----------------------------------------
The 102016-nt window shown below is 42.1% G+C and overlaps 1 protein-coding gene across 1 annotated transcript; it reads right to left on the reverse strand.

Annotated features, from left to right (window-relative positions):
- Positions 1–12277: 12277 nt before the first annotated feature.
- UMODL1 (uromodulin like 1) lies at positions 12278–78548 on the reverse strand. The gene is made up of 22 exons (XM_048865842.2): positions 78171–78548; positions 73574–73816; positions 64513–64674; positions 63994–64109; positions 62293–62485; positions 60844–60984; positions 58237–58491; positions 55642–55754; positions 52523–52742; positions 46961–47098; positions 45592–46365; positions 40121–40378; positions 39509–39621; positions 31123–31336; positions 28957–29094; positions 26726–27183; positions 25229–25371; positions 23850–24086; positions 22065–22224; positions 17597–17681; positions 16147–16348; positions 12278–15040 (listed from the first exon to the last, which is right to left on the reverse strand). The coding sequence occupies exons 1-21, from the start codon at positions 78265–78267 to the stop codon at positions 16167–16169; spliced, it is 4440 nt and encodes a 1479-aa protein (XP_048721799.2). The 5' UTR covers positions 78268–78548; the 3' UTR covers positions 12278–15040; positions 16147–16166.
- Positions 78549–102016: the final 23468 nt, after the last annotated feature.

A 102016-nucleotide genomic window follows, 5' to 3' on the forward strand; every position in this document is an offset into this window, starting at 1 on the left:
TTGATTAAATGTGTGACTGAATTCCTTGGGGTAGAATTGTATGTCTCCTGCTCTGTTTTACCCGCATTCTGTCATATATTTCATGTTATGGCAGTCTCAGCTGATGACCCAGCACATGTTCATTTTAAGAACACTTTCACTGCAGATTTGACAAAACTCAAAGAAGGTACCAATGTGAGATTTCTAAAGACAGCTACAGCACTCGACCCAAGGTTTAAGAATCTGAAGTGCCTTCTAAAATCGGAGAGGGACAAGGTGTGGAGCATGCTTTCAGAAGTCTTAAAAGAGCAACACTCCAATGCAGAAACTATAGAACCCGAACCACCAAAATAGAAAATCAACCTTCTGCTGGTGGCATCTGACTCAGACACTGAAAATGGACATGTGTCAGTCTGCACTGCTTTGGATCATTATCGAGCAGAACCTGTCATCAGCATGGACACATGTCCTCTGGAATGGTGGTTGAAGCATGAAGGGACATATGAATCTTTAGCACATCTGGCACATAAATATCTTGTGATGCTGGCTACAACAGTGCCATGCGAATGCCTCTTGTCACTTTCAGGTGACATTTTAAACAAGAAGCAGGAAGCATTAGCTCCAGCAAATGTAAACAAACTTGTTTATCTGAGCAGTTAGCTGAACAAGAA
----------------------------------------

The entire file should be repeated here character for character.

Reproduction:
The 102016-nt window shown below is 42.1% G+C and overlaps 1 protein-coding gene across 1 annotated transcript; it reads right to left on the reverse strand.

Annotated features, from left to right (window-relative positions):
- Positions 1–12277: 12277 nt before the first annotated feature.
- UMODL1 (uromodulin like 1) lies at positions 12278–78548 on the reverse strand. The gene is made up of 22 exons (XM_048865842.2): positions 78171–78548; positions 73574–73816; positions 64513–64674; positions 63994–64109; positions 62293–62485; positions 60844–60984; positions 58237–58491; positions 55642–55754; positions 52523–52742; positions 46961–47098; positions 45592–46365; positions 40121–40378; positions 39509–39621; positions 31123–31336; positions 28957–29094; positions 26726–27183; positions 25229–25371; positions 23850–24086; positions 22065–22224; positions 17597–17681; positions 16147–16348; positions 12278–15040 (listed from the first exon to the last, which is right to left on the reverse strand). The coding sequence occupies exons 1-21, from the start codon at positions 78265–78267 to the stop codon at positions 16167–16169; spliced, it is 4440 nt and encodes a 1479-aa protein (XP_048721799.2). The 5' UTR covers positions 78268–78548; the 3' UTR covers positions 12278–15040; positions 16147–16166.
- Positions 78549–102016: the final 23468 nt, after the last annotated feature.

A 102016-nucleotide genomic window follows, 5' to 3' on the forward strand; every position in this document is an offset into this window, starting at 1 on the left:
TTGATTAAATGTGTGACTGAATTCCTTGGGGTAGAATTGTATGTCTCCTGCTCTGTTTTACCCGCATTCTGTCATATATTTCATGTTATGGCAGTCTCAGCTGATGACCCAGCACATGTTCATTTTAAGAACACTTTCACTGCAGATTTGACAAAACTCAAAGAAGGTACCAATGTGAGATTTCTAAAGACAGCTACAGCACTCGACCCAAGGTTTAAGAATCTGAAGTGCCTTCTAAAATCGGAGAGGGACAAGGTGTGGAGCATGCTTTCAGAAGTCTTAAAAGAGCAACACTCCAATGCAGAAACTATAGAACCCGAACCACCAAAATAGAAAATCAACCTTCTGCTGGTGGCATCTGACTCAGACACTGAAAATGGACATGTGTCAGTCTGCACTGCTTTGGATCATTATCGAGCAGAACCTGTCATCAGCATGGACACATGTCCTCTGGAATGGTGGTTGAAGCATGAAGGGACATATGAATCTTTAGCACATCTGGCACATAAATATCTTGTGATGCTGGCTACAACAGTGCCATGCGAATGCCTCTTGTCACTTTCAGGTGACATTTTAAACAAGAAGCAGGAAGCATTAGCTCCAGCAAATGTAAACAAACTTGTTTATCTGAGCAGTTAGCTGAACAAGAA